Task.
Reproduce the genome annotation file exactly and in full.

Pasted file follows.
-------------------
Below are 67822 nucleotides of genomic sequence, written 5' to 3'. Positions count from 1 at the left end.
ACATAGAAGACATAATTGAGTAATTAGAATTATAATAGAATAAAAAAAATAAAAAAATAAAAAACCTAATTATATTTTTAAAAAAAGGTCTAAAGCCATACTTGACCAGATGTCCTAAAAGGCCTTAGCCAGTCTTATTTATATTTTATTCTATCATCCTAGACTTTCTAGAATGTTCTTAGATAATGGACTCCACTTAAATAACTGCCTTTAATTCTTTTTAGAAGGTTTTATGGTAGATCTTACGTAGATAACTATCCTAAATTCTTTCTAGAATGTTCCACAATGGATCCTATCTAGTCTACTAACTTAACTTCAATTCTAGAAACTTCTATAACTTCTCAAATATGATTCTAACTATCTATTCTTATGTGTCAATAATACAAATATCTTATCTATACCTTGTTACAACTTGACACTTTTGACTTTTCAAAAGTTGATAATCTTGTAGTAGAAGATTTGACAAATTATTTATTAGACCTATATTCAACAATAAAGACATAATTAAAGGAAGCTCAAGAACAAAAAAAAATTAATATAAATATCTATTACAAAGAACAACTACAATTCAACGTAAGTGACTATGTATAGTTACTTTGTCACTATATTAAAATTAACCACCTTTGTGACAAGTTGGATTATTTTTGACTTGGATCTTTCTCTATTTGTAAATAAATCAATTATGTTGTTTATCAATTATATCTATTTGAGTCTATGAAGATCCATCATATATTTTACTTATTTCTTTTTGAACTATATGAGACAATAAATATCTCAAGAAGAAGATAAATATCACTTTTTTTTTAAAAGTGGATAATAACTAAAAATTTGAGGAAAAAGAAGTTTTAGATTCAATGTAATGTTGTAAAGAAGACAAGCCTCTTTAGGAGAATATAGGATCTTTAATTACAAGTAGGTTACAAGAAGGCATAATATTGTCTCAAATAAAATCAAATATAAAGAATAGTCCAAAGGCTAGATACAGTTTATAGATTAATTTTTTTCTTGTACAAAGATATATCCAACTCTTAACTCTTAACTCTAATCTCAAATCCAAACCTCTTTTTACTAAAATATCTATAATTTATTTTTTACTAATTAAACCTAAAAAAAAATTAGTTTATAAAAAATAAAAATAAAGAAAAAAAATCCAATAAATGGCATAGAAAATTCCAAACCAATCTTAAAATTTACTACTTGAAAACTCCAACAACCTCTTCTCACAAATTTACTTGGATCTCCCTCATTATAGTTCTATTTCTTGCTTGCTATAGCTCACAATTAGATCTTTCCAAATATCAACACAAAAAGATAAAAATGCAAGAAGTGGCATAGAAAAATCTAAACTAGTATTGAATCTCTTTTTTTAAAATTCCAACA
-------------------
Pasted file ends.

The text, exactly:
Below are 67822 nucleotides of genomic sequence, written 5' to 3'. Positions count from 1 at the left end.
ACATAGAAGACATAATTGAGTAATTAGAATTATAATAGAATAAAAAAAATAAAAAAATAAAAAACCTAATTATATTTTTAAAAAAAGGTCTAAAGCCATACTTGACCAGATGTCCTAAAAGGCCTTAGCCAGTCTTATTTATATTTTATTCTATCATCCTAGACTTTCTAGAATGTTCTTAGATAATGGACTCCACTTAAATAACTGCCTTTAATTCTTTTTAGAAGGTTTTATGGTAGATCTTACGTAGATAACTATCCTAAATTCTTTCTAGAATGTTCCACAATGGATCCTATCTAGTCTACTAACTTAACTTCAATTCTAGAAACTTCTATAACTTCTCAAATATGATTCTAACTATCTATTCTTATGTGTCAATAATACAAATATCTTATCTATACCTTGTTACAACTTGACACTTTTGACTTTTCAAAAGTTGATAATCTTGTAGTAGAAGATTTGACAAATTATTTATTAGACCTATATTCAACAATAAAGACATAATTAAAGGAAGCTCAAGAACAAAAAAAAATTAATATAAATATCTATTACAAAGAACAACTACAATTCAACGTAAGTGACTATGTATAGTTACTTTGTCACTATATTAAAATTAACCACCTTTGTGACAAGTTGGATTATTTTTGACTTGGATCTTTCTCTATTTGTAAATAAATCAATTATGTTGTTTATCAATTATATCTATTTGAGTCTATGAAGATCCATCATATATTTTACTTATTTCTTTTTGAACTATATGAGACAATAAATATCTCAAGAAGAAGATAAATATCACTTTTTTTTTAAAAGTGGATAATAACTAAAAATTTGAGGAAAAAGAAGTTTTAGATTCAATGTAATGTTGTAAAGAAGACAAGCCTCTTTAGGAGAATATAGGATCTTTAATTACAAGTAGGTTACAAGAAGGCATAATATTGTCTCAAATAAAATCAAATATAAAGAATAGTCCAAAGGCTAGATACAGTTTATAGATTAATTTTTTTCTTGTACAAAGATATATCCAACTCTTAACTCTTAACTCTAATCTCAAATCCAAACCTCTTTTTACTAAAATATCTATAATTTATTTTTTACTAATTAAACCTAAAAAAAAATTAGTTTATAAAAAATAAAAATAAAGAAAAAAAATCCAATAAATGGCATAGAAAATTCCAAACCAATCTTAAAATTTACTACTTGAAAACTCCAACAACCTCTTCTCACAAATTTACTTGGATCTCCCTCATTATAGTTCTATTTCTTGCTTGCTATAGCTCACAATTAGATCTTTCCAAATATCAACACAAAAAGATAAAAATGCAAGAAGTGGCATAGAAAAATCTAAACTAGTATTGAATCTCTTTTTTTAAAATTCCAACA